Zack Exley and the rest of the crew hosts a discussion of the future of NOI, what Exley calls “the non-internet hype internet organization”.
Exley suggests that NOI is sort of the “MoveOn of progressive organizing” in that they are very nimble, and have few vested interests in doing things in a particular way. They can move quickly from defining a need to trying to fill it, and leave day-to-day stuff to others who do it better and with more resources. So he asks for suggestions as to what the progressive movement needs.
We discuss a variety of things, and I will just briefly recapitulate the parts of the discussion of organizing and NOI that I took notes on.
People emphasize the need for training, of more regional/local trainings (ideally bringing some of the hot talent to the state rootcamps), ways of bringing new organizing to low-income communities where the digital divide is still an issue in the hardware-access sense, and not only in the skills-sense.
Many people latch on to this discussion and mention that many traditional problems of organizing across class, gender, race, and educational barriers remain central, and are often forgotten in discussions of new technology.
People ask for NOI to continue to function as a repository for the accumulation of data and knowledge on what works, stuff which is usually sitting with the staff, and disappears with them when a campaign comes to an end or someone leaves an organization.
Marshall Ganz was a big hit at the conference, and someone suggests that NOI should make a more deliberate effort of drawing in experienced old-school organizers for future conferences, and to try to keep them there to engage in the conversation. One thing this can change is what one woman in the group describes as the tendency to have a very self-referential conversation, something that generates a need to get someone to challenge assumptions etc.
Exley summarizes the discussion by suggesting that NOI in the future will put more emphasis on a wider introduction to the progressive movement and its history, on offering diversity training and in general expand the trainiing universe beyond hot-now new tech stuff so that even if the progressive movement of today fails in its instrumental goals, it will still generate a cohort of organizers that have both the skills and tools they need and a sense of their place in the history and trajectory of a movement with deep historical roots.
Thanks for posting this! Just one correction: I didn’t say “NOI is the MoveOn of the progressive movement.” (MoveOn is the MoveOn of the progressive movement.)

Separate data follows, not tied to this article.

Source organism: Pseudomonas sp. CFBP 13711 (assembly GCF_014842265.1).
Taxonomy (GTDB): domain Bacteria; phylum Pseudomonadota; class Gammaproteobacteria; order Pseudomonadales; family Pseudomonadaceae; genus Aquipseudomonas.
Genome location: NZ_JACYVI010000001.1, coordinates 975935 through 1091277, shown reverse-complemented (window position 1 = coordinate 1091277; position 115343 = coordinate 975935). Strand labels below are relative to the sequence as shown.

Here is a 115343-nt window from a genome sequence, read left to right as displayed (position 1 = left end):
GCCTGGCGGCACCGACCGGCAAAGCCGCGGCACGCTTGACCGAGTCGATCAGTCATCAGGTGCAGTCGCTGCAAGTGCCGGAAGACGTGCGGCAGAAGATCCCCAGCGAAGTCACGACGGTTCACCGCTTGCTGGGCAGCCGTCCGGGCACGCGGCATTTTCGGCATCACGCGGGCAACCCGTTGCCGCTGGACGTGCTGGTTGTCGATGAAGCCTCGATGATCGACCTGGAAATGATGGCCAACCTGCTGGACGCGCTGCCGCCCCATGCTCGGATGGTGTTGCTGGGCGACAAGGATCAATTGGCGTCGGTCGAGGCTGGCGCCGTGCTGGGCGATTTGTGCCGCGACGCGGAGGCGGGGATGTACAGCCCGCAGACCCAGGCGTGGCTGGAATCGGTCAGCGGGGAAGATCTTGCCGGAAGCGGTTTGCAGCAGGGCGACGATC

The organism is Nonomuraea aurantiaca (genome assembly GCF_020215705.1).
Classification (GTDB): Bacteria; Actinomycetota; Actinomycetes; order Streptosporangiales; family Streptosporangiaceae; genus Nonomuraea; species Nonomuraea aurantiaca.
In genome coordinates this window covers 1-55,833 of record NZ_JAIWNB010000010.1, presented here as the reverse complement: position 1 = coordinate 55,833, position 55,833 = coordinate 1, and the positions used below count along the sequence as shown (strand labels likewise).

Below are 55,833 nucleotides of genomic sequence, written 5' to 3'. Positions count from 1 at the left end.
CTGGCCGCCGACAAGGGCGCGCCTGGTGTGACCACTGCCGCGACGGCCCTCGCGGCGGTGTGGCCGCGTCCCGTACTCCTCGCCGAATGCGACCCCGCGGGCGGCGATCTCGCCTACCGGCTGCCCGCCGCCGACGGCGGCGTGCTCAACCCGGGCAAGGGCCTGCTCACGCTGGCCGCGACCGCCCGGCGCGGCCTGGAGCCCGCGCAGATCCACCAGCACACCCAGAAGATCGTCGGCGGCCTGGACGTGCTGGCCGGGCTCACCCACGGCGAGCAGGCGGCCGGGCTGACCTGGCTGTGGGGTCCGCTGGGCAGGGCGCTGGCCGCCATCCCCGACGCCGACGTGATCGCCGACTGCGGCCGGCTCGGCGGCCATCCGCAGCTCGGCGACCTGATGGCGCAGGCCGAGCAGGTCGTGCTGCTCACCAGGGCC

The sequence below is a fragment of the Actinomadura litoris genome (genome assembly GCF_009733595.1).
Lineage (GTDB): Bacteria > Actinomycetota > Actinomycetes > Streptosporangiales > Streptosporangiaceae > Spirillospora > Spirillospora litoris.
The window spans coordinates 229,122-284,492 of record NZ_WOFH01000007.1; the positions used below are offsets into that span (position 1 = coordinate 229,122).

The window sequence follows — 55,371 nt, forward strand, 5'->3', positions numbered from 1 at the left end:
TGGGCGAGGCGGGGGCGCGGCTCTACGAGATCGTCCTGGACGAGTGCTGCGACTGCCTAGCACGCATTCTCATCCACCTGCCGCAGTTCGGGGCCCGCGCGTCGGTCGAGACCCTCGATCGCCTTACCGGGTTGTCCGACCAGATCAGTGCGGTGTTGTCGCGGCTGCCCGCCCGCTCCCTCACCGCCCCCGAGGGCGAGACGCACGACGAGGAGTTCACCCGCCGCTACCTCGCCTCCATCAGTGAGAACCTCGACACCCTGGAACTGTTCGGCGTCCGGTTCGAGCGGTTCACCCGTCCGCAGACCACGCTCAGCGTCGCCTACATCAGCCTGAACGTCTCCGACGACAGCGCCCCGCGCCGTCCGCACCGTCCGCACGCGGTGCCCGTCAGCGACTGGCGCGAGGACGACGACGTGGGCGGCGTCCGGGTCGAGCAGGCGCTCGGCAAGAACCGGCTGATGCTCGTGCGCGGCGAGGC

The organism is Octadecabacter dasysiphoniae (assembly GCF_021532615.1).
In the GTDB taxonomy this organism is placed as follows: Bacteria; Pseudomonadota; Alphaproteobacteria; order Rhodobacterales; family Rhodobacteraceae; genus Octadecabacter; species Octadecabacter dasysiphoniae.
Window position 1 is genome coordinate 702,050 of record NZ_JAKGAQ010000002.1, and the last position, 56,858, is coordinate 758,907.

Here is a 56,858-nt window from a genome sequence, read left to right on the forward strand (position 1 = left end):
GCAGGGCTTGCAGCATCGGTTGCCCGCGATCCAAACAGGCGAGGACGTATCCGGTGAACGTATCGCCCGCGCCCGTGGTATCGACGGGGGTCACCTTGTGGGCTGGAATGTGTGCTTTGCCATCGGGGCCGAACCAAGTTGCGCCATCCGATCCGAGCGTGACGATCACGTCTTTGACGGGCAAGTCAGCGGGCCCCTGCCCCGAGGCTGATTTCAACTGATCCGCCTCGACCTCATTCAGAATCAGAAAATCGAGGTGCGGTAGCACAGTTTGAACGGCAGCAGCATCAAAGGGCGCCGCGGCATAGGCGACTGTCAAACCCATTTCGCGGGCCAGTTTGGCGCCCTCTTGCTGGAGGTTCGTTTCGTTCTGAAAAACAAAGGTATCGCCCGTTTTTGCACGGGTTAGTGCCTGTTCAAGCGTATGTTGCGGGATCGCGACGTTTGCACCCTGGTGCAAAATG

I said that NOI tries to be the MoveOn of the progressive training and infrastructure world — in the sense that we see opportunities in that space and rush in to fill them. It can look like zigzagging sometimes, but in that session I was trying to show there was rhyme and reason.
I think “the MoveOn of progressive training and infrastructure” is particularly correct. What made this rootscamp work so well was, essentially, NOI’s status as the central node in this community.
The Open Space meeting model that they used relies upon drawing together the right group of people, then giving them the time and space to self-organize the sessions that they need. I’ve seen it used successfully in the past with the Sierra Club Board + stakeholders. I was curious going into the weekend whether it would work in a conference environment with an open invite list. If the right people don’t show up (no MoveOn or OFA staff, for instance) or too many of the wrong people show up (say, legions of devoted Naderites), then the conference would essentially be a failure.
It worked great because Zack and company were able to efficiently set a coordination point, saying to other key players, “here’s a place, here’s a time, go make something brilliant happen.” That then essentially reduces the conference planning responsibilities to handling food and logistics (which, btw, they did a GREAT job of), which is manageable enough to be handled on the cheap. And since they were able to do this so efficiently, they didn’t need to advertise heavily, which meant I saw fewer, shallwesay “unstrategic progressives” than I think I’ve ever seen at an activist conference.
So if we understand MoveOn as being essentially the central hub among internet mediated progressive generalists, benefiting from preferential attachment to build a much larger membership base (DailyKos is an equivalent hub in the community blogging space), then yes, NOI is the MoveOn equivalent in this space, and that is directly related to their unique capacity for pulling this sort of event off.
Interesting post, wish I’d attended that session. (and thanks for telling me about RootsCamp!)